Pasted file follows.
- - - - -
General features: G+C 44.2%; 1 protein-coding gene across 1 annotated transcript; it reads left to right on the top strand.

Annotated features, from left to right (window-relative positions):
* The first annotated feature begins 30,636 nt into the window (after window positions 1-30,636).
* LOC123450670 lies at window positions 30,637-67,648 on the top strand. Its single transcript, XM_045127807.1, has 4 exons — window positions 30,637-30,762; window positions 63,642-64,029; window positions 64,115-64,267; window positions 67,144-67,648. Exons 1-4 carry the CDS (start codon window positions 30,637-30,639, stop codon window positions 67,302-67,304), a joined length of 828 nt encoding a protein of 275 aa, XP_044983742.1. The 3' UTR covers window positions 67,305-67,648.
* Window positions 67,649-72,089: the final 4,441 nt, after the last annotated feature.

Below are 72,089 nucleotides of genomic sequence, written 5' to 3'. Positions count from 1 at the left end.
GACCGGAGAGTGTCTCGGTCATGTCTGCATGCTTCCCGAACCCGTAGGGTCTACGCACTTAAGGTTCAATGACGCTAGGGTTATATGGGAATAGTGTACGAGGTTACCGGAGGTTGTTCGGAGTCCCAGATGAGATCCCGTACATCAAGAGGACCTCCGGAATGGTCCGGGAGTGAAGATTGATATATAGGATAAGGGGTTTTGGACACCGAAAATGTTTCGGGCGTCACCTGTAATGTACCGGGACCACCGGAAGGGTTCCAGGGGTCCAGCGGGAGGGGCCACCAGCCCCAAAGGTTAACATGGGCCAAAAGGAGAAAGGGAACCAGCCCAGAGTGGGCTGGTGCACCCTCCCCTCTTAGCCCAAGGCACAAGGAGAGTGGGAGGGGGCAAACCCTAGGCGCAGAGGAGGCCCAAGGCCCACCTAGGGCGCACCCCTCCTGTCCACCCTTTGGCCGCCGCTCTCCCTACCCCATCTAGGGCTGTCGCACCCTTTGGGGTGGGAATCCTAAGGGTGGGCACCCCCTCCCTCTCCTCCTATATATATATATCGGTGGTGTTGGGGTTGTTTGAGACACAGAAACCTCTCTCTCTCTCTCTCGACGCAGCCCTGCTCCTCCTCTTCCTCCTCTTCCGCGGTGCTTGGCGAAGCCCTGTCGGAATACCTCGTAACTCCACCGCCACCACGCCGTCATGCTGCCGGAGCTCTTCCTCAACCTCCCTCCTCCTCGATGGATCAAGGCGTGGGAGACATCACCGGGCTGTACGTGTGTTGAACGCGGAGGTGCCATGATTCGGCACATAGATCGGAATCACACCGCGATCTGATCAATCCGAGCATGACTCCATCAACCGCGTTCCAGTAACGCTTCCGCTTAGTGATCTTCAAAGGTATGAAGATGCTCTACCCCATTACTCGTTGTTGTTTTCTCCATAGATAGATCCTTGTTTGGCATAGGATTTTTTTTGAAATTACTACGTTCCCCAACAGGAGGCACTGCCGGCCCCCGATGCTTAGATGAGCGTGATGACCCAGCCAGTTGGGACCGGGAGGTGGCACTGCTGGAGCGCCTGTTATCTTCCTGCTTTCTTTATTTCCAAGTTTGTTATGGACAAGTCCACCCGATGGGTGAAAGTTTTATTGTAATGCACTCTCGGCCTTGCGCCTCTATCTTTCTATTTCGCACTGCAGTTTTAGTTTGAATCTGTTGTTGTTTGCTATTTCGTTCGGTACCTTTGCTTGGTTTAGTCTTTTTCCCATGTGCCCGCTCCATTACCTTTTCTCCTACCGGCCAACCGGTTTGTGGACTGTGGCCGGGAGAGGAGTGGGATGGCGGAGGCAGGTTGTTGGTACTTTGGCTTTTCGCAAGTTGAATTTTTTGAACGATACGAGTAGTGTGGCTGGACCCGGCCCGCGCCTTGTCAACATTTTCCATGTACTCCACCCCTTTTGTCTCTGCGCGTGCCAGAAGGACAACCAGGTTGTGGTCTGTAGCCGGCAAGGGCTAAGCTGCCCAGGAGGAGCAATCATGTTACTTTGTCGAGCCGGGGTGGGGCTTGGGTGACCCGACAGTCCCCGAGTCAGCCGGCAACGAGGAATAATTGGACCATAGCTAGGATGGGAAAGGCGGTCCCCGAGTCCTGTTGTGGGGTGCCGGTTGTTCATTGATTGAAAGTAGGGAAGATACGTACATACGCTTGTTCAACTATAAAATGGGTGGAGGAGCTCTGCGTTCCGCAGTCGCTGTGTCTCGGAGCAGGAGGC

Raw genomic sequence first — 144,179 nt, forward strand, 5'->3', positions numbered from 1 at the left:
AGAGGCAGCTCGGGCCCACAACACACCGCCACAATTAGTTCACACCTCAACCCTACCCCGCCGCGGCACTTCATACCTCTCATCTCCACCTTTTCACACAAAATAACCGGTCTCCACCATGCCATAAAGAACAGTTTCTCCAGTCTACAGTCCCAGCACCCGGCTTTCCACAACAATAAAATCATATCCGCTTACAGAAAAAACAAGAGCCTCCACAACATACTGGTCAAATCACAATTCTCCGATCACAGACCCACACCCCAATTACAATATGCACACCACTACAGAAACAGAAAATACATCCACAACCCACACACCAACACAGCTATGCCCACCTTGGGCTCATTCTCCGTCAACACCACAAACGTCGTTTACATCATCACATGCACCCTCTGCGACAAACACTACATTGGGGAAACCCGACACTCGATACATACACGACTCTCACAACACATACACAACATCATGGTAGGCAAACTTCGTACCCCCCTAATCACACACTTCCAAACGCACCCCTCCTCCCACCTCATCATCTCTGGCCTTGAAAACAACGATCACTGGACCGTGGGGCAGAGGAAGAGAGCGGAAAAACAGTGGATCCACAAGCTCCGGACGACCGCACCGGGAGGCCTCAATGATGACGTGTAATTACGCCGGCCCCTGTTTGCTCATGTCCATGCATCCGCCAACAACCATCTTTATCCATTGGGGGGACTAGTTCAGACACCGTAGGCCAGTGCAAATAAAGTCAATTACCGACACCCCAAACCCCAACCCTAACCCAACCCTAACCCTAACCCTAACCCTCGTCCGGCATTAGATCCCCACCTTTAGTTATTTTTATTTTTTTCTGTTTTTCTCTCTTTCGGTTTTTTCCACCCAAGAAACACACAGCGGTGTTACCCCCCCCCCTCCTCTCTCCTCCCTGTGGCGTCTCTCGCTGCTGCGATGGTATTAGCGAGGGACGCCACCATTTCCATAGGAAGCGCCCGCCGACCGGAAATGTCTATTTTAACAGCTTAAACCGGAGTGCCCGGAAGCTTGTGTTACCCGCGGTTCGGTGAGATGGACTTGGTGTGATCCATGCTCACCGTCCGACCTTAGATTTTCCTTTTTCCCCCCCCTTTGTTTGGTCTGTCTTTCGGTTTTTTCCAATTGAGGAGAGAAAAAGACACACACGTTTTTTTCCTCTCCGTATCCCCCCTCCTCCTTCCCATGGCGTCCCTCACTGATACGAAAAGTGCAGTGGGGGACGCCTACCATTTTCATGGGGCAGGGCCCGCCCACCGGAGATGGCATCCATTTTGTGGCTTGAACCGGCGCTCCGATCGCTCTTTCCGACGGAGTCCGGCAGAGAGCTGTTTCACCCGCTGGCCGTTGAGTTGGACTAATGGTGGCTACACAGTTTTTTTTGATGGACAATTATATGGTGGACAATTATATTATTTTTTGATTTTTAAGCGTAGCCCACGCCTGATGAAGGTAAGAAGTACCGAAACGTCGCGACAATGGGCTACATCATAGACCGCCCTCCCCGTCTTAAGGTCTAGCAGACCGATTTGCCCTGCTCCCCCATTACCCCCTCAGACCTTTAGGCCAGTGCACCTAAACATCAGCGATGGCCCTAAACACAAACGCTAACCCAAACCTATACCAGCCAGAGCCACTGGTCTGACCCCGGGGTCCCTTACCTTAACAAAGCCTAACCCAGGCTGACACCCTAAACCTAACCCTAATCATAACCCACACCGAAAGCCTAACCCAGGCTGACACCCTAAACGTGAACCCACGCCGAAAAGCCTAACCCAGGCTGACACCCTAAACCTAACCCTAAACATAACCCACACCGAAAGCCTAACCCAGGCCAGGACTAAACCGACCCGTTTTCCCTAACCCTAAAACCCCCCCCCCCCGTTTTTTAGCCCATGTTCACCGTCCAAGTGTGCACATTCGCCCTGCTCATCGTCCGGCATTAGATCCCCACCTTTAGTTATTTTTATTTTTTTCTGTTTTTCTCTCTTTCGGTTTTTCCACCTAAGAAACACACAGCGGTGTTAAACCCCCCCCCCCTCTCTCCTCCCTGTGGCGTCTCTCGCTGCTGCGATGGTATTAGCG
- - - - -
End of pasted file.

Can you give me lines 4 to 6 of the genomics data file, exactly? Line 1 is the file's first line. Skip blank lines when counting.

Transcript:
* LOC123450670 lies at window positions 30,637-67,648 on the top strand. Its single transcript, XM_045127807.1, has 4 exons — window positions 30,637-30,762; window positions 63,642-64,029; window positions 64,115-64,267; window positions 67,144-67,648. Exons 1-4 carry the CDS (start codon window positions 30,637-30,639, stop codon window positions 67,302-67,304), a joined length of 828 nt encoding a protein of 275 aa, XP_044983742.1. The 3' UTR covers window positions 67,305-67,648.
* Window positions 67,649-72,089: the final 4,441 nt, after the last annotated feature.

Below are 72,089 nucleotides of genomic sequence, written 5' to 3'. Positions count from 1 at the left end.